She began writing the book the summer before college. "I'd just been through the applications process," she said. "It was very tense, very stressful, marked by a lot of competition and secrecy.

"People would ask, 'Who's writing your recommendation for Yale?' And they wouldn't tell you because it gives you a competitive advantage if people don't know."

Sitting in a restaurant in Harvard Square, Ms. Viswanathan, small, with almond-shaped eyes and glistening shoulder-length black hair, wanted to make it clear that she was not Opal, and that despite the novel's details about upper-class suburban Indian immigrant life — the near-identical center hall colonials, the elaborate parties to celebrate the Hindu festival of Divali, the shifts in conversation between Hindi and English — the Harvard-mad parents in the book are not her parents.

"They've always been very good about not putting pressure on me," she said of her mother and father. "I mean, I adore them."

Her parents were not immune to the competitive pressure, however. Because they had never applied to an American educational institution, they hired Katherine Cohen, founder of IvyWise, a private counseling service, and author of "Rock Hard Apps: How to Write the Killer College Application." At the time IvyWise charged $10,000 to $20,000 for two years of college preparation services, spread over a student's junior and senior years.

But they did have limits. "I don't think she did our platinum package, which is now over $30,000," Ms. Cohen said of Ms. Viswanathan.

Ms. Cohen helped open doors other than Harvard's. After reading some of Ms. Viswanathan's writing (she had completed a several-hundred-page novel about Irish history while in high school, naturally), Ms. Cohen put her in touch with the William Morris Agency, which represents Ms. Cohen. Jennifer Rudolph Walsh, who is now Ms. Viswanathan's agent, sold the novel that eventually became "Opal" to Little, Brown on the basis of four chapters and an outline as part of a two-book deal.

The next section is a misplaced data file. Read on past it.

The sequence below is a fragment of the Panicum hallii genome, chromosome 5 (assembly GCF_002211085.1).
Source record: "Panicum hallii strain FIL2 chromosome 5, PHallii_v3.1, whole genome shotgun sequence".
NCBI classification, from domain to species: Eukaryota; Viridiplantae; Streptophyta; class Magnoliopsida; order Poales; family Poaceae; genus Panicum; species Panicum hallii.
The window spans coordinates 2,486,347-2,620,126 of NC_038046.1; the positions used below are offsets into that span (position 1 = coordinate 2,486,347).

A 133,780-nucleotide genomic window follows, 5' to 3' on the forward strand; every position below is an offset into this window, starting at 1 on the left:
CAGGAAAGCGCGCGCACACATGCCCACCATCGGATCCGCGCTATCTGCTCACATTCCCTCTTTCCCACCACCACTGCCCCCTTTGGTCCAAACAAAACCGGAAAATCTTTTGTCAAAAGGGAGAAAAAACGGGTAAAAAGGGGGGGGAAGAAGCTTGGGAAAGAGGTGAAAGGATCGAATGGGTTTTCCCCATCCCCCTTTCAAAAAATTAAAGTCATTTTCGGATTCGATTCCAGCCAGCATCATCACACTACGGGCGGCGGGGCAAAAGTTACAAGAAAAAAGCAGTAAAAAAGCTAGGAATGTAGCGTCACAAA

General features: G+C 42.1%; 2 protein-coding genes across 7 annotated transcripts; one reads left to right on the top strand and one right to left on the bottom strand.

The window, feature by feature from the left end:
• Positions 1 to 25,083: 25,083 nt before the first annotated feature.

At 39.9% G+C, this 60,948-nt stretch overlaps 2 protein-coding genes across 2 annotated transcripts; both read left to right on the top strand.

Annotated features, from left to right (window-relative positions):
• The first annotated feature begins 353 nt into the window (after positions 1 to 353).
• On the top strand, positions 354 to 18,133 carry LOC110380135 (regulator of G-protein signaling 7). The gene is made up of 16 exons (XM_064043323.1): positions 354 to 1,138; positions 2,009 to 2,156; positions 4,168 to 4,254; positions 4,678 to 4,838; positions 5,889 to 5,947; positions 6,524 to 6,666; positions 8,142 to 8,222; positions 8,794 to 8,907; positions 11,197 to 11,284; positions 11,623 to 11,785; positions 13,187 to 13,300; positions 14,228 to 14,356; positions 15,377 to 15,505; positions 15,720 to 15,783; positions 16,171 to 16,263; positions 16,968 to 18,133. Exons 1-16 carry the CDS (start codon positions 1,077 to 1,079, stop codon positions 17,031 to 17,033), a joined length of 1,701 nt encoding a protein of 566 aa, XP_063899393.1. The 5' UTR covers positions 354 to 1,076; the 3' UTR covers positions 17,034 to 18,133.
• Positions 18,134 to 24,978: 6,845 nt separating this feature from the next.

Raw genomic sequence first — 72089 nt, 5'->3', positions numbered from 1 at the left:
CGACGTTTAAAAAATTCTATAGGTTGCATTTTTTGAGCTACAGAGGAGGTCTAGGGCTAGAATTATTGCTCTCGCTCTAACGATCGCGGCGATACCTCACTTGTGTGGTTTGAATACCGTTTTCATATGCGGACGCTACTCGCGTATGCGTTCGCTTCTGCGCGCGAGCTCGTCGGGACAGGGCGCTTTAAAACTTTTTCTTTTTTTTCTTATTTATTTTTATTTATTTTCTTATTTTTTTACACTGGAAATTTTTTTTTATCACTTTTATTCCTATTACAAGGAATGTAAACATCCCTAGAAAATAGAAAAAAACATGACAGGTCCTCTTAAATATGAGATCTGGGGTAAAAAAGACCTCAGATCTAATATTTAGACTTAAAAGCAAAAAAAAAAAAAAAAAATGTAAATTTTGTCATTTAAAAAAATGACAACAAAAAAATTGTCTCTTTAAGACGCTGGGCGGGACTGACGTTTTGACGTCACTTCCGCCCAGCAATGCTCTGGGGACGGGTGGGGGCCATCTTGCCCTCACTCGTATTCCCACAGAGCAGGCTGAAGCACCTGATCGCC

Ms. Viswanathan, who said she planned to become an investment banker after college, finished writing "Opal" during her freshman year, in Lamont Library at Harvard, while taking a full course load.

Despite Ms. Viswanathan and her parents' protestations that only the smallest details in the book are autobiographical ("I do drive a Range Rover," her father said), her parents and Opal's do share a slightly over-the-top quality when it comes to celebrating their daughters. One of the key moments in the book has Opal giving a party at her house after her parents outfit the place with Ping-Pong, foosball and pool tables, a fully stocked bar and a sound system to "crank up the scene."

Ms. Viswanathan's own parents have been intent on giving her a book party when she gets home from college this summer. "They wanted to have a red carpet strewn with rose petals," she said, her voice rising. "And I've just woken up and I'm still in my pajamas and my mom will call, and she'll say like, 'Kaavya, would you prefer pink or white rose petals?'
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  #2  
Old 04-24-2006, 02:19 PM
alum alum is offline
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Plagiarism

Bad news

http://talk.collegeconfidential.com/...d.php?t=179932

Apparently this book is a blatant example of plagiarism.